In a recent 2-part article, we explored how having given up drinking and being committed to never drinking again is essential to win a Michigan driver’s license restoration case. We did that by looking at the negative, meaning how coming up short on either of those things is the quickest ways to lose a license appeal. In this piece we’ll look what’s underneath, at the very foundation of all lasting and successful decisions to quit drinking for good: a sober lifestyle.
Remember, the 2 things that every person in a driver’s license restoration or clearance case must prove, by what the law defines as “clear and convincing evidence,” is first, that his or her alcohol problem is “under control,” meaning he or she has been alcohol free for a legally “sufficient” period of time, and second, that it is “likely to remain under control,” meaning the person has both the commitment and ability to remain alcohol free for life.
These requirements are absolute, and there is no room for any kind of exception to them. What’s needed to win a license appeal is an all or nothing proposition: either a person has quit drinking for good, or not. In the real world, the Michigan Secretary of State won’t even consider giving a license back to anyone who has had it revoked for multiple DUI’s unless he or she can prove they’ve been living living an alcohol-free life and is a safe bet to continue doing so permanently.
The simple reality is that anyone who has racked up multiple DUI’s is considered a proven risk when it comes to alcohol and motor vehicles. As a consequence, Michigan’s license restoration rules have been written to leave NO room for any argument about somebody being safe to re-license and still able to have an occasional drink or anything like that. In that sense, the only winners are quitters.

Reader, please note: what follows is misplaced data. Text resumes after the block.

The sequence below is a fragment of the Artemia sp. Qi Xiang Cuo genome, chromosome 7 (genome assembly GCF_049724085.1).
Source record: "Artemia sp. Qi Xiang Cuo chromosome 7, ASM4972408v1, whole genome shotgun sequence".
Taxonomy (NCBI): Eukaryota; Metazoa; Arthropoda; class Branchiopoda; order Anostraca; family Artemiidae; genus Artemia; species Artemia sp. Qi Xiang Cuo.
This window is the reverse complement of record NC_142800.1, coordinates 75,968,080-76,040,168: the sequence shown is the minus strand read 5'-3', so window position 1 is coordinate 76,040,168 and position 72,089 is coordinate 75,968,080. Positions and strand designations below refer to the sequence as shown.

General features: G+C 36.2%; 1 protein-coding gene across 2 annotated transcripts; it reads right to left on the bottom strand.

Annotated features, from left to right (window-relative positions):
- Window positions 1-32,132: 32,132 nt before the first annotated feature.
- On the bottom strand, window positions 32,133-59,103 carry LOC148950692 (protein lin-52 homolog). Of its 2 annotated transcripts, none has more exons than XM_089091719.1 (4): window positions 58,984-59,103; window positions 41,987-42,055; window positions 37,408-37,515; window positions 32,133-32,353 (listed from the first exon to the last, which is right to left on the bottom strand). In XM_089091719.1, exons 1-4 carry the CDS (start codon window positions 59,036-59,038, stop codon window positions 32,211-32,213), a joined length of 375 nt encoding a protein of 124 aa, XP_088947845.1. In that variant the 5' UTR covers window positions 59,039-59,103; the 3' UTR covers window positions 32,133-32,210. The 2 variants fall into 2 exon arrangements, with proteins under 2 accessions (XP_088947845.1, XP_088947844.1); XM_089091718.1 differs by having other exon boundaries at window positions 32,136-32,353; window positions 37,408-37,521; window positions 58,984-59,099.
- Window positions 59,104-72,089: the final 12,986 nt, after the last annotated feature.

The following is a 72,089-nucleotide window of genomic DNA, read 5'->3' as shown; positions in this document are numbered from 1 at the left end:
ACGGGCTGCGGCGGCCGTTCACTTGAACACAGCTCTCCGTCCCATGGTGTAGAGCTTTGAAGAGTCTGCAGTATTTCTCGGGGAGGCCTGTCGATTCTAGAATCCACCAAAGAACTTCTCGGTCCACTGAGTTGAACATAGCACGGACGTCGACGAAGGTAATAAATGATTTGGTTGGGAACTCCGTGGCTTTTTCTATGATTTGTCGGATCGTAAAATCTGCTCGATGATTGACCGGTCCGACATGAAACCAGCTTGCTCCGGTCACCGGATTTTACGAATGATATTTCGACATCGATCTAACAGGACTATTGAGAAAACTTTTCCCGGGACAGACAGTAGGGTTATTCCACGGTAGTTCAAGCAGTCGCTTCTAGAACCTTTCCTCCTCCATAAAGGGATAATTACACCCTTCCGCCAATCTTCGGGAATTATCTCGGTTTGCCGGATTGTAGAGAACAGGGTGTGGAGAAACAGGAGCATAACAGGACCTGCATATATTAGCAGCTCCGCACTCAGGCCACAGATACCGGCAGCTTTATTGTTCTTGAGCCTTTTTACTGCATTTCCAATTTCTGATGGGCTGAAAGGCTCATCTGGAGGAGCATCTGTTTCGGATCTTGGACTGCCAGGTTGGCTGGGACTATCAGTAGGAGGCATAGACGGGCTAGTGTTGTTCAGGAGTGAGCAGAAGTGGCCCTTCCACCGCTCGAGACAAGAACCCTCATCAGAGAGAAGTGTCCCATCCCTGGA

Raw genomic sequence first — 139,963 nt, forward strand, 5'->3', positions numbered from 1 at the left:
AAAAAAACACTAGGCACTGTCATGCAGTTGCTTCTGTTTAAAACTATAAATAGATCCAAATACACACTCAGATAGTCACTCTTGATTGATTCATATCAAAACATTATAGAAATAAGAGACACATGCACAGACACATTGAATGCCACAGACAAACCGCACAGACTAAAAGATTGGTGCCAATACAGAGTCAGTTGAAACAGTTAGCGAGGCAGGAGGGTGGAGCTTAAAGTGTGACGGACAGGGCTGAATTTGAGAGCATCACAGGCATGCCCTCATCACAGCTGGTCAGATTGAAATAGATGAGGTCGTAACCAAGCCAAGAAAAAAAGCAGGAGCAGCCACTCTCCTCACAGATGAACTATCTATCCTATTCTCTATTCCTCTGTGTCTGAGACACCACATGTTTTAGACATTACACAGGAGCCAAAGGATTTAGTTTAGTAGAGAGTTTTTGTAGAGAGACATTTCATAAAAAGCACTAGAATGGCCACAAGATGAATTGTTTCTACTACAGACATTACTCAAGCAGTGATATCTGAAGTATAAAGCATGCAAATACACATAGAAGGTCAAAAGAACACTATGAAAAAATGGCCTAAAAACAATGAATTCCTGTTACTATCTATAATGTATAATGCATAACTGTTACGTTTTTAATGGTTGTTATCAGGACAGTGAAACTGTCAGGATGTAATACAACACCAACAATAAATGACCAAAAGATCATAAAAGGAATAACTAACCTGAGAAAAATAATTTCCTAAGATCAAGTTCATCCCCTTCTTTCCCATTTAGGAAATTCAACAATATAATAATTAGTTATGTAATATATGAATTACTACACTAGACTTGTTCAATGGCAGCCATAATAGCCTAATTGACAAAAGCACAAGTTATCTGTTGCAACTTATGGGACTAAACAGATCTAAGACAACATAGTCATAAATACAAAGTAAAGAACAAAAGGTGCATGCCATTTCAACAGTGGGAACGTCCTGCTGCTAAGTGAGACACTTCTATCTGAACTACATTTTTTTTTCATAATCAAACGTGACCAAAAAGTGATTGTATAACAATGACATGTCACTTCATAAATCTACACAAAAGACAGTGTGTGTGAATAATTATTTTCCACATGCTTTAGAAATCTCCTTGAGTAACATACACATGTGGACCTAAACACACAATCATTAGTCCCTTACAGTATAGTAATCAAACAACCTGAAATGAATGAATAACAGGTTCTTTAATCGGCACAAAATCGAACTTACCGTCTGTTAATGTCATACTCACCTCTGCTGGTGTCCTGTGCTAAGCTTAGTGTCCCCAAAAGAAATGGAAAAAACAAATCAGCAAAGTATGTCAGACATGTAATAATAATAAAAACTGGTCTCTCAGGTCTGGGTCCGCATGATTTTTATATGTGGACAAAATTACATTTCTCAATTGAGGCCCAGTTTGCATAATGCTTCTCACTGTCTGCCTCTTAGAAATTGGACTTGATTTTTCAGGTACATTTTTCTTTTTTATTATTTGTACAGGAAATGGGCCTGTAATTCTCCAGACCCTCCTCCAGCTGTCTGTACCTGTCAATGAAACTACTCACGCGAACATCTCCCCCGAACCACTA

As I made clear in the 2-part article about the 2 things that will kill a Michigan Driver’s License Restoration Case, if the Secretary of State has any reason to believe that a person even thinks he or she can ever drink again, then their appeal will be denied. Winning a license back is completely dependent upon showing that a person has given up alcohol forever.
The state, for its part, knows that people who don’t drink are exactly zero risk to ever drive drunk. This concept is so obvious simple that it’s easy for a person to overlook, but the Secretary of State sure doesn’t.
What it means is that the state has drawn a line in the sand; the only people who will get a license back after losing it after racking up multiple DUI’s are those who can prove they have been alcohol-free for a “sufficient” period of time (generally, our office prefers a minimum of 18 months of sobriety, but more is always better) and are unlikely to ever drink again.
Anyone who hasn’t been alcohol-free long enough or who can’t convincingly show that he or she is likely to remain alcohol free is dead in the water. That’s easy to say, but how do we “prove” that a person has been abstinent long enough and is committed to sobriety?
This is where the “sober lifestyle” comes in to play.
Anyone who has done nothing more than read a few of my driver’s license restoration articles on this blog at least understands that the way to win a license back is to show he or she hasn’t had a drink for a “sufficient” period of time and is a safe bet to never drink again.
I repeat these things all the time because they are the most basic, non-negotiable requirements to win a driver’s license reinstatement case.